NS50 campaign launch: Pioneers recall early days of national service

Senior Warrant Officer (Ret.) Ong Hui Pheng (in white shirt) with one of the first national service recruits he trained, Lieutenant Colonel (Ret.) Albel Singh. (PHOTO: Safhras Khan)

Communicating with his trainees was a major challenge that Senior Warrant Officer (Ret.) Ong Hui Pheng faced when he trained the first batch of national servicemen in 1967.

“Unlike today, most of them were Chinese educated and it was difficult for them as the commands were in Malay and instructions were in English,” said the 79-year-old Ong, who was one of the 98 pioneer officers who attended the launch of the NS50 campaign on Tuesday (7 February).

“Moreover they were mentally unprepared for NS as it was new,” he added.

50 years of NS marked

The event, held at the Basic Military Training Centre on Pulau Tekong, was attended by Minister of Defence Ng Eng Hen.

“Indeed over the past 50 years, NS has become an institution through which Singaporean males define themselves in their formative years, a crucial period where close friends are made for life; where values and character are deeply forger; where they begin to understand why and how they protect those that they love and what they cherish on this island home,” he said in his speech.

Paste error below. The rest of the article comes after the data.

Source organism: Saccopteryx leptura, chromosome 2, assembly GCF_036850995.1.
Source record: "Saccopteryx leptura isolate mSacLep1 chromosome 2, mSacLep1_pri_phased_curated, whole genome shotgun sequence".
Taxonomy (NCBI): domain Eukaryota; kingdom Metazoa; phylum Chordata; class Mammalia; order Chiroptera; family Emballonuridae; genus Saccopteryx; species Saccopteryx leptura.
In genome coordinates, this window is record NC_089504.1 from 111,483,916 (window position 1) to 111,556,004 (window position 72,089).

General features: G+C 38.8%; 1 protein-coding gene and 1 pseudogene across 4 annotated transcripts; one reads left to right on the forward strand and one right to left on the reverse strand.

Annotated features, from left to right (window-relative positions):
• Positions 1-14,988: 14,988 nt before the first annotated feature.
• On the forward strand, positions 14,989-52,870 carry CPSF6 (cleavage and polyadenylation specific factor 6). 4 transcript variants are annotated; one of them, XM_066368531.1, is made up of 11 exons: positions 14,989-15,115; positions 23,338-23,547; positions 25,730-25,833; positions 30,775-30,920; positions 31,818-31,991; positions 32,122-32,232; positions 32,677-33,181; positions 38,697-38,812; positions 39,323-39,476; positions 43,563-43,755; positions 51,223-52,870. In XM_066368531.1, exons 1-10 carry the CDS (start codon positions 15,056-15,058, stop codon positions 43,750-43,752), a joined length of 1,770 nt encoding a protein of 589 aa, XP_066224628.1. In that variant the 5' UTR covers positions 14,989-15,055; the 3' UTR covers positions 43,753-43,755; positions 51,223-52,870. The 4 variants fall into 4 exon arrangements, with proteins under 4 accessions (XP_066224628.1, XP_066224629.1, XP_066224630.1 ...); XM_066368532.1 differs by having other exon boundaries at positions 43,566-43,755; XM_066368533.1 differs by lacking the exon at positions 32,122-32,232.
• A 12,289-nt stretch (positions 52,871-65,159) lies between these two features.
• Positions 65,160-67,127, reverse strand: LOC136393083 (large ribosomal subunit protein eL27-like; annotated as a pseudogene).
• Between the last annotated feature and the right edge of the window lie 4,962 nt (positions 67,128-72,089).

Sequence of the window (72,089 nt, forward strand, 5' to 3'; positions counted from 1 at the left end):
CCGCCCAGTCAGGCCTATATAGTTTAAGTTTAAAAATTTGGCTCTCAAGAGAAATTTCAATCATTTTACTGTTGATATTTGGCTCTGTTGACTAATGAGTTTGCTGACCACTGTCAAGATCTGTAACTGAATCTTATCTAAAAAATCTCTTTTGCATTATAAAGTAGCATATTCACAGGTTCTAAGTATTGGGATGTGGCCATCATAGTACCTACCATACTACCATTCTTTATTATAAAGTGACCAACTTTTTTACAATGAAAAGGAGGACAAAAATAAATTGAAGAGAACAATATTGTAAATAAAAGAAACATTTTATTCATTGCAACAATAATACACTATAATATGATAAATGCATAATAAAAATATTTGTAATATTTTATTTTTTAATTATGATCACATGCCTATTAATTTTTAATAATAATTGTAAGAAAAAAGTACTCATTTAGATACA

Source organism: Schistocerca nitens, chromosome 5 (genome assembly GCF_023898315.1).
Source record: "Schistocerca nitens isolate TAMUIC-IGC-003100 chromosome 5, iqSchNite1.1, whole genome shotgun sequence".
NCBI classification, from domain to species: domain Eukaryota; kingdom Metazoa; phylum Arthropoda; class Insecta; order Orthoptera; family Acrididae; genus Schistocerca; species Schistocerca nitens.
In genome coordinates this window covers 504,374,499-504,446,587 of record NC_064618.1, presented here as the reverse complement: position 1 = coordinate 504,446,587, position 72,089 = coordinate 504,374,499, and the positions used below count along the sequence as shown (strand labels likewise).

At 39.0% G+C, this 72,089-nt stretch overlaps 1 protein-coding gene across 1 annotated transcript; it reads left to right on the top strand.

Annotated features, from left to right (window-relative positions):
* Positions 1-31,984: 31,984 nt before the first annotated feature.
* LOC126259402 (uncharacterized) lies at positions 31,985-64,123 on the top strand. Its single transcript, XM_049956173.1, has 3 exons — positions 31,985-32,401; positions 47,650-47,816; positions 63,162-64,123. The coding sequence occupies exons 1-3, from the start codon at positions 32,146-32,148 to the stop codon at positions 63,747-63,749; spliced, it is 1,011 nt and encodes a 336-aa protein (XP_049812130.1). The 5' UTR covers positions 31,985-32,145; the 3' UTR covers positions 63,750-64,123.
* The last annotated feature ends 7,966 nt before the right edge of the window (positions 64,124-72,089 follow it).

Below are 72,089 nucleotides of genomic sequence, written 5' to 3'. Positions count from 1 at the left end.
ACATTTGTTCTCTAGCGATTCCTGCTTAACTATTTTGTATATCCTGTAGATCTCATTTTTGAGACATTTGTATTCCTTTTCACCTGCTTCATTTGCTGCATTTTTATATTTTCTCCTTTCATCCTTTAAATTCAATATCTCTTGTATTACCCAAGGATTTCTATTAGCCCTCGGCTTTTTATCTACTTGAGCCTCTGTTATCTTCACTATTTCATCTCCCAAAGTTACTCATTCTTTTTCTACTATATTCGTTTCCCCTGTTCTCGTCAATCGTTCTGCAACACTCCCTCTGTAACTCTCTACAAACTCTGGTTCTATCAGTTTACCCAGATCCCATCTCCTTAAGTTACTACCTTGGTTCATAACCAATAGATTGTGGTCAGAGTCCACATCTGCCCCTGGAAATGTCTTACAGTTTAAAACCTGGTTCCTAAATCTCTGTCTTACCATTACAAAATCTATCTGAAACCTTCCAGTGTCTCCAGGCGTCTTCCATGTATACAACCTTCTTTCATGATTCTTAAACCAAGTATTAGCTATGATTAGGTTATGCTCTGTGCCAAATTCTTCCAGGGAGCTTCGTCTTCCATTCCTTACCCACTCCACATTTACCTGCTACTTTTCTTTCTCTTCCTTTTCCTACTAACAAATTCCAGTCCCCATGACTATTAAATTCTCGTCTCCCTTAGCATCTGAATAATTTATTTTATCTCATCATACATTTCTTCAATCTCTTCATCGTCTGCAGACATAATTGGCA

Ng reiterated the need to maintain compulsory military service as Singapore “cannot depend on others to rescue it” if the nation’s sovereignty is threatened.

The event also saw the launch of an NS50 Recognition Package, which will see past and present national servicemen receive $100 vouchers.

Troubled times recalled

One of Ong’s first trainees in 1967 was Lieutenant Colonel (Ret.) Albel Singh.

Singh, who is 68 this year, was attached to the 3 Singapore Infantry Regiment and went on to sign up as a regular officer with the army. He said it was tough to be in the first batch as they were “going in blind and had no idea what NS was all about”.

However, Singh soon realised how important it was for the Republic to have its own conscripted army.

He recalled the racial riots that took place in 1969 and said that the presence of an army reassured Singaporeans that peace was maintained. Furthermore, NS allowed Singaporeans of all races to mingle and get to know each other.

“However, it’s unfair to compare the training then and today. We were the outdoor type and had trees to climb. It worked for us.

“It’s different now and we will have to adapt,” said Singh.

F&B manager Edward Lee, 59, was also present during the event, during which 100 enlistees were conscripted.

Lee, who held the rank of Second Warrant Officer during his NS days, was there to watch his son enlist.

“I tried to prepare him mentally. I know that physically it won’t be a problem and I am looking forward to seeing a different him in three weeks’ time,” he said.